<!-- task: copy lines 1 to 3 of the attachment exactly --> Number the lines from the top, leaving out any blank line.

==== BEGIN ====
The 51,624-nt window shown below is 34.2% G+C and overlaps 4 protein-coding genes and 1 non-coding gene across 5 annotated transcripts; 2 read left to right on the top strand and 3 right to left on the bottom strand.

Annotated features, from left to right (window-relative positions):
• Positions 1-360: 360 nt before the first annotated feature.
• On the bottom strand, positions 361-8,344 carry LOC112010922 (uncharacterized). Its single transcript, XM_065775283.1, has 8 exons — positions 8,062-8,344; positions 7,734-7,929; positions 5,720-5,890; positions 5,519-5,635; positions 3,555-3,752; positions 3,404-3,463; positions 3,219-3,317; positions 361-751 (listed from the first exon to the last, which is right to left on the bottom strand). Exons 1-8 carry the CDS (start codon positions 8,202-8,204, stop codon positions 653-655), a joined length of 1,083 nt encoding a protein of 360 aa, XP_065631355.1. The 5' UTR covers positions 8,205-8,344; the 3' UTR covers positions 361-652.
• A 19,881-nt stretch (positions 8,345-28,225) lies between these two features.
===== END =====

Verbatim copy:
The 51,624-nt window shown below is 34.2% G+C and overlaps 4 protein-coding genes and 1 non-coding gene across 5 annotated transcripts; 2 read left to right on the top strand and 3 right to left on the bottom strand.

Annotated features, from left to right (window-relative positions):
• Positions 1-360: 360 nt before the first annotated feature.